“The Knowledge-based Economy Master Plan marks yet another key initiative of the Government to further accelerate the development of the nation into a knowledge-based economy as well as in achieving the objectives of Vision 2020. The Master Plan provides a strategic framework outlining the changes to the fundamentals of the economy. It articulates a vision and mission besides prescribing seven critical areas with a total of 136 recommendations that need to be addressed in moving forward to the knowledge-based economy. It is noted that several recommendations of the Master Plan have already and continue to be addressed and implemented by the Government.”

Let us look at some of the 136 recommendations in seven critical areas made by the Knowledge-based Economy Master Plan to move Malaysia forward to an knowledged-based economy before 2010, viz:

  • Put in place, by 2005, the e-education enabling environment for the entire education system;

  • Prepare by 2002, all universities for professional assessment and rating;

  • Step up measures to recruit those with Ph.D. qualifications into universities and set a target that by 2010 all academicians in all public universities will have a Ph.D qualification.

  • Develop Malaysia as a centre of excellence in education and training.

  • Grant automatic work permits and right of abode to top-level foreign talents.

  • Grant right of abode to Asian/world class talents in all creative fields.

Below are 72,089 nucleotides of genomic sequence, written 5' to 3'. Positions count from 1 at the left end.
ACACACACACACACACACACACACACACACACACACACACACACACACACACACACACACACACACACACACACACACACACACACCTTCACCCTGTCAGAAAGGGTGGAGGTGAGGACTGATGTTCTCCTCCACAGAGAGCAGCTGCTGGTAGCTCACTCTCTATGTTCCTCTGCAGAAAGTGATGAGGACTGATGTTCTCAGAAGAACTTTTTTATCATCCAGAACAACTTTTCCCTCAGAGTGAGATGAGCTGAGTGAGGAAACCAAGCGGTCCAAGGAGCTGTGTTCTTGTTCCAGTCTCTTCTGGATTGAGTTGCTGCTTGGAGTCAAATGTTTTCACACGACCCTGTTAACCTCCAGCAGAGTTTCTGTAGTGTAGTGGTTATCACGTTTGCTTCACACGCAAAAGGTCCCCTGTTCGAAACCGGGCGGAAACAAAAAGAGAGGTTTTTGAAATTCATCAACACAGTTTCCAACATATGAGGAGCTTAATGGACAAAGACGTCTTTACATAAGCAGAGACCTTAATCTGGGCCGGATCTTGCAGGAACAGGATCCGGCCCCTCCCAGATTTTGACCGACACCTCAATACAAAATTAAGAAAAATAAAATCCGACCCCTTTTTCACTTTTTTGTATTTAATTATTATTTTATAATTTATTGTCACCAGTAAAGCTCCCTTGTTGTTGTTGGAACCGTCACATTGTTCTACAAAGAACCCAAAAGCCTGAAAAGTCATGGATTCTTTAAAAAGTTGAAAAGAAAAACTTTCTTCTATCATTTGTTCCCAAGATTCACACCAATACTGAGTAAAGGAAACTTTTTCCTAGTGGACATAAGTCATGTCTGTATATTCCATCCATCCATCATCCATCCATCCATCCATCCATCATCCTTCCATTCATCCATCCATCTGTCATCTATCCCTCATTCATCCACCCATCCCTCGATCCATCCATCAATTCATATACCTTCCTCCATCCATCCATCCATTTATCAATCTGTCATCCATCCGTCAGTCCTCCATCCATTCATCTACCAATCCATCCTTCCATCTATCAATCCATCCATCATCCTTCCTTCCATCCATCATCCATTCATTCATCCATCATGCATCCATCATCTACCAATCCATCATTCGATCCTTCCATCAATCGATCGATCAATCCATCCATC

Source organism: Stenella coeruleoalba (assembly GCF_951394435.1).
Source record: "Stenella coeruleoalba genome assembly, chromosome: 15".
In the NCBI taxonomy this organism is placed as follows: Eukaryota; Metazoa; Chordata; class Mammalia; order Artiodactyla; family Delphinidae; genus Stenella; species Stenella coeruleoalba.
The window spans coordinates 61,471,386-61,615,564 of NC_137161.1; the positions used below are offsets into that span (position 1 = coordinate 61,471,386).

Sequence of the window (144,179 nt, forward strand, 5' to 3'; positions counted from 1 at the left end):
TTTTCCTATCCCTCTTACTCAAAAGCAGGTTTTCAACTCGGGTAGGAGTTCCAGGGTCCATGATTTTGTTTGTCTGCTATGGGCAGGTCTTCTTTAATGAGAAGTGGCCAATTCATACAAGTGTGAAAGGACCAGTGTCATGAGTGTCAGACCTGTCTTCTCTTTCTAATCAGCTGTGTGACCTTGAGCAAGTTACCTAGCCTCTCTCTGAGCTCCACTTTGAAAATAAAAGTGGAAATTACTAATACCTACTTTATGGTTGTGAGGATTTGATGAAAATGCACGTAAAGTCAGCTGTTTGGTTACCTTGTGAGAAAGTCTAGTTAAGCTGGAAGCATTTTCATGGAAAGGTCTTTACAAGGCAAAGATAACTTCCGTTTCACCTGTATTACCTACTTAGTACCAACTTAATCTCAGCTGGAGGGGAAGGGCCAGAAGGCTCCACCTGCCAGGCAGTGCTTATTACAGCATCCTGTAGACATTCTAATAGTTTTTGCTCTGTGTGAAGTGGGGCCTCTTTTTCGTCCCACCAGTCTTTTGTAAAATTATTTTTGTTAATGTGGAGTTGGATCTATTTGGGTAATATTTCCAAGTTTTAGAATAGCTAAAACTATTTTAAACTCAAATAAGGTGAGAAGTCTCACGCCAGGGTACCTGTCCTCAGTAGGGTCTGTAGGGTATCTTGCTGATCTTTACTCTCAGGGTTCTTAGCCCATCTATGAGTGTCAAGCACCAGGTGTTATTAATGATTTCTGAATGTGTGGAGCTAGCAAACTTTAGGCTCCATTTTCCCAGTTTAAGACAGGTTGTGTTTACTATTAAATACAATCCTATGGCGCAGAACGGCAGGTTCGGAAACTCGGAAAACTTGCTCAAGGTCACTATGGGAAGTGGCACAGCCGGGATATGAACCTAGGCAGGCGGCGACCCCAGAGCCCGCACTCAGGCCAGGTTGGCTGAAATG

• Develop management of human resources based on competency.

  • Attract some of the best brains into the public sector.

  • Improve English language capabilities.

  • Enhance access: Wire and electrify every nook and corner of Malaysia.

  • Enhance access: Provide PC and Internet access to all schools.

The Knowledge-Based Economy Master Plan a decade ago was a total failure and that is why the NEM today has to recycle many of the proposals made then.

In the past decade, with many reports and plans, Malaysia is not short of analysis and solutions to the ills of the Malaysian economy, but what is lacking is the political will to walk the talk and to implement them.

As a result, Malaysia is faced with a full-blown national-building and economic crisis after a lost decade of economic stagnation.

How serious is this crisis. Lets us refer to the New Economic Model (Ch. 2, p. 41) for a description of this Malaysian crisis:

a. Economic stagnation – “What little life remains in Malaysia investment (since 1997) has come from state direction rather than private strength; in the decade after 1997, private investment as a fraction of GDP declined to less than one third of its pre-1997 peak.